Wines Of The Week: Luxury At Every Price
Luxury can come at any price—this is often lost in the discussion of high-end examples of products in their respective categories.
I collect watches, for instance, and while I can’t quite justify dropping half a year’s mortgage payments on a Rolex Daytona (though I wish I could!), the NOMOS Tangente offers more than enough understated horological luxury at a price point that hews more closely my budget.
It’s the same with wine: World-class bottles can be acquired at both extremes of the price continuum. And that’s what my Wines of the Week embody today, because both of them are excellent examples of luxury within their category, though they require a very different amount of money to purchase.
My white Wine of the Week, the Champagne Jacquart Cuvée Mosaïque Brut, is a delicious example of luxury that can be had with a relatively minimal outlay of cash. And while I hate to peddle in the old tropes about creating a luxurious experience anytime you pop open a bottle of well-crafted Champagne, I’m going to do just that. Because, well, it’s true.
Unfortunately, because Champagne is often looked at as a more expensive wine—which is definitely not always the case at all—too many consumers hesitate to open a bottle on, say, a random Tuesday night, just as they would any other wine. But because this Jacquart is so reasonably priced, that issue is really taken off the table. And the payoff for having opened it is significant. It’s a finely balanced blend of 40% Chardonnay, 35% Pinot Noir, and 25% Pinot Meunier that aged for 36 months prior to release. The result is a vivacious, food-friendly wine fit for enjoying on its own or alongside a broad range of foods. I loved it with a recent dinner of fried chicken, but it would go just as well with everything from raw oysters to Dover sole.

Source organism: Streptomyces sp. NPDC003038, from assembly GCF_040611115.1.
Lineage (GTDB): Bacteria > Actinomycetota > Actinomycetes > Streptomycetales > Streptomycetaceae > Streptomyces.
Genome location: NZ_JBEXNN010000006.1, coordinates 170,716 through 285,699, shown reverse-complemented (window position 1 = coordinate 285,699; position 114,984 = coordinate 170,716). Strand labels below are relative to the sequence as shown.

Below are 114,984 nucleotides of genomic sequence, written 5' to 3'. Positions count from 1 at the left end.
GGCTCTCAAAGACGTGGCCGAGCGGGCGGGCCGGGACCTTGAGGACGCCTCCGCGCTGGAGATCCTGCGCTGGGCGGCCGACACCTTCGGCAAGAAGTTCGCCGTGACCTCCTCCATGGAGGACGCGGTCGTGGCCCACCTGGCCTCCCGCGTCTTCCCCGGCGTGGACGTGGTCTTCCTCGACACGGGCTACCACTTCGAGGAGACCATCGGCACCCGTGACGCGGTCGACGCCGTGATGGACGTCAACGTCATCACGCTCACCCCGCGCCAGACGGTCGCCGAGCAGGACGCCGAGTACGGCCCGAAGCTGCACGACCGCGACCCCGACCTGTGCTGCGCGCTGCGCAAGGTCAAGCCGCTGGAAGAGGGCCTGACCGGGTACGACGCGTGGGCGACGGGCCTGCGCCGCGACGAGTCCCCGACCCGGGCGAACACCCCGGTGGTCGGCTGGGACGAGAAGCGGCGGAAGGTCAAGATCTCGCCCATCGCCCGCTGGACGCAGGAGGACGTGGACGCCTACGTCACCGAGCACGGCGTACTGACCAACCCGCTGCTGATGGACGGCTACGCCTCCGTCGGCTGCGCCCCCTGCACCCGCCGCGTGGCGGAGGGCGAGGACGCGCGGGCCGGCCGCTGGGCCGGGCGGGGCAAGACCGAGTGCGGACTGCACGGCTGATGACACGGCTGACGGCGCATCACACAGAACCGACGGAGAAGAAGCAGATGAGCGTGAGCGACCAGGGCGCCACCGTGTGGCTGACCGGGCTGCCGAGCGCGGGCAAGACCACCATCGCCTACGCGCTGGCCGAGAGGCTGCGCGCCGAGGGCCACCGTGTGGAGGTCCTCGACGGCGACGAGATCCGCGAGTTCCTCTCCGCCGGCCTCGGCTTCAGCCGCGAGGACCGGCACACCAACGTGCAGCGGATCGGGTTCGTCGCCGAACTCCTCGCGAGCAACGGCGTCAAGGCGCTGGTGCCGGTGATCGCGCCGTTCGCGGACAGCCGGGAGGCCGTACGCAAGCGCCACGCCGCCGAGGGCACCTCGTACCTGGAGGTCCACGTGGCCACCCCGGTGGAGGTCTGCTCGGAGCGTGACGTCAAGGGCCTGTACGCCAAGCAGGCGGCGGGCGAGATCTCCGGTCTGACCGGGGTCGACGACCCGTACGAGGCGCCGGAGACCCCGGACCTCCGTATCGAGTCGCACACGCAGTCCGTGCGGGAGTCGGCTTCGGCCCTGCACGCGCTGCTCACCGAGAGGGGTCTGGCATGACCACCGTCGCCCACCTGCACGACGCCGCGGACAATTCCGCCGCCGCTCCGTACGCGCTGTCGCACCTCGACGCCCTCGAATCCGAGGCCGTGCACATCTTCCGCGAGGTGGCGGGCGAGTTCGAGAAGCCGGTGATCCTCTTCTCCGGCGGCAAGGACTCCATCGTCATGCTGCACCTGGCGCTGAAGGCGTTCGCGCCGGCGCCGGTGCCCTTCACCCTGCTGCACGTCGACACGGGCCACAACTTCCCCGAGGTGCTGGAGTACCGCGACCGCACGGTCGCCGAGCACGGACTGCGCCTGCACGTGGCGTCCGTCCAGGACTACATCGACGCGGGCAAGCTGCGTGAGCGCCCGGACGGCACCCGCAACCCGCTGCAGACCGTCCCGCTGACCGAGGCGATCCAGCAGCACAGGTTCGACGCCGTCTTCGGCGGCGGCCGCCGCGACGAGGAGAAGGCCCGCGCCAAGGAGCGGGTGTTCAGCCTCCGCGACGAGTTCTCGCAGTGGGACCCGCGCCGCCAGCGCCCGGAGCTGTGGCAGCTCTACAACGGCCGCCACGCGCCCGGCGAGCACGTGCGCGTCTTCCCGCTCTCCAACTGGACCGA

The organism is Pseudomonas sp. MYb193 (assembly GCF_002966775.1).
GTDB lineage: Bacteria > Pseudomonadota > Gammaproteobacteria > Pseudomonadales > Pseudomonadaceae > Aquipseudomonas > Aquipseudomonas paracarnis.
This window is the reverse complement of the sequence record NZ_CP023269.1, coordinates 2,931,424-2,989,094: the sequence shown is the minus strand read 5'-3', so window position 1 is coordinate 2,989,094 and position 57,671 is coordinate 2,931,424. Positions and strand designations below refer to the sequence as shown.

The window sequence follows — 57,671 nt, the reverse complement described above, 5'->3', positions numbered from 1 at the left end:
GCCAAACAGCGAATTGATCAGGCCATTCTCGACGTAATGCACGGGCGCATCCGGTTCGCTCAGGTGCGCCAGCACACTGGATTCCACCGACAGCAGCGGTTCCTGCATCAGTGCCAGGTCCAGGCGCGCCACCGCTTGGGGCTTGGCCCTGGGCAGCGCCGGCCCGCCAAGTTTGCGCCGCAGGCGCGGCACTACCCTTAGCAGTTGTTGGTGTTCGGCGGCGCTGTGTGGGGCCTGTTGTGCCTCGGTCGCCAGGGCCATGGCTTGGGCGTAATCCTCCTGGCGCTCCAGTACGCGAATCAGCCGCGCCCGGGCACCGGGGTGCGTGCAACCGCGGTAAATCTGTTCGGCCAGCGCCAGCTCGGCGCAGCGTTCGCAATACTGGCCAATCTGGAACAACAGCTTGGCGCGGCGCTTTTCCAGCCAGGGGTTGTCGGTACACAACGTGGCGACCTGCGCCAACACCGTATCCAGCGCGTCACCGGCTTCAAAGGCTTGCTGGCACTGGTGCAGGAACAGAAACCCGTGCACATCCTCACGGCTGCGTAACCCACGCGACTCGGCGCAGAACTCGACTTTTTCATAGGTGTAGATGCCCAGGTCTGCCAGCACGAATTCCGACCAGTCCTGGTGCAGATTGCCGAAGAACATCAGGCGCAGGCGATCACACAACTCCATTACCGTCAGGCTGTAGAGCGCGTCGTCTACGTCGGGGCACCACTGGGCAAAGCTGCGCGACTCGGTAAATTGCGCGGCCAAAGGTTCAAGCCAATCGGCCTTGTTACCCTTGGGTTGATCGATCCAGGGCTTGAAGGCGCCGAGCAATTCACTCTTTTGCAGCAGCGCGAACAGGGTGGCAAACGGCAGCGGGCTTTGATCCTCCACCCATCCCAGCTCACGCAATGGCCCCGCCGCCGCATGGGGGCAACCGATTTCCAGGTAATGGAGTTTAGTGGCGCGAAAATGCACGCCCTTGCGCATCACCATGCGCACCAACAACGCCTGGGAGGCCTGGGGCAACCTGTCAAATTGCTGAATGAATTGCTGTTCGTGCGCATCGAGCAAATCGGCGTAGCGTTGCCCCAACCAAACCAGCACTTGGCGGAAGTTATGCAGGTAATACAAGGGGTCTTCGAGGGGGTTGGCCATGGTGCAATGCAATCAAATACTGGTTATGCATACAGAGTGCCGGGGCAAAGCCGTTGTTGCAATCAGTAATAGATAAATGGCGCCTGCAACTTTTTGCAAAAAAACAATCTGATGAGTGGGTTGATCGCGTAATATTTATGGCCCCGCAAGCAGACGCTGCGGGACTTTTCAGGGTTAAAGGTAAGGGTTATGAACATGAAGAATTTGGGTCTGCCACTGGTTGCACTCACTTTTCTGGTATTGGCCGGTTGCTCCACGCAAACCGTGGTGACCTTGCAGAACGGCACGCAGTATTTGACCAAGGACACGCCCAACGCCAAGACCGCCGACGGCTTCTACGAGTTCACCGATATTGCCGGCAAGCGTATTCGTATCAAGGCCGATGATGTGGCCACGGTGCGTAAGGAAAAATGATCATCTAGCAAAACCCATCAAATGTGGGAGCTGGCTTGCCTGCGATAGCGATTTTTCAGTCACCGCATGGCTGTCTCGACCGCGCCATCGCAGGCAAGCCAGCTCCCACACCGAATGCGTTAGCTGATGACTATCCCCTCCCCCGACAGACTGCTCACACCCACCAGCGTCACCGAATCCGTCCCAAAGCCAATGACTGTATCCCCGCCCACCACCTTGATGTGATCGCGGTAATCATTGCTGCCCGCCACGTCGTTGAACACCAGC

My red Wine of the Week exists at the other end of the price spectrum, and it’s made in infinitely smaller quantities. The Kopke CNK Very Old Tawny Port Special 380th Anniversary is a miraculous blend of Port from the legendary house’s stocks from the 1920s and 1930s. As if that weren’t enough, the blend is lent further complexity with the addition of Kopke’s Colheita 1900. Because of the age and limited quantities of the wines that went into this anniversary bottling (named CNK after the house’s founder, Cristiano Nicolau Kopke), only 380 bottles were produced, and each one has a suggested retail price of $1800. It will be available at the end of the month, though pre-orders are being taken by some retailers.
Aside from the Port itself—which is absolutely stunning—what most fascinates me about this wine is the connection it affords to the distant past. Well-aged wine, I’ve always felt, is as close as humankind can get to time travel, and swallowing a sip of this connects us in a deeply intimate way to generations long gone. The grapes that went into this marvel were picked before World War Two; some of them were harvested prior to World War One. The 1900 portion of the blend was brought in from the vineyards before the Wright Brothers completed their first powered flight. A wine this old can’t help but be a profound emotional and intellectual experience.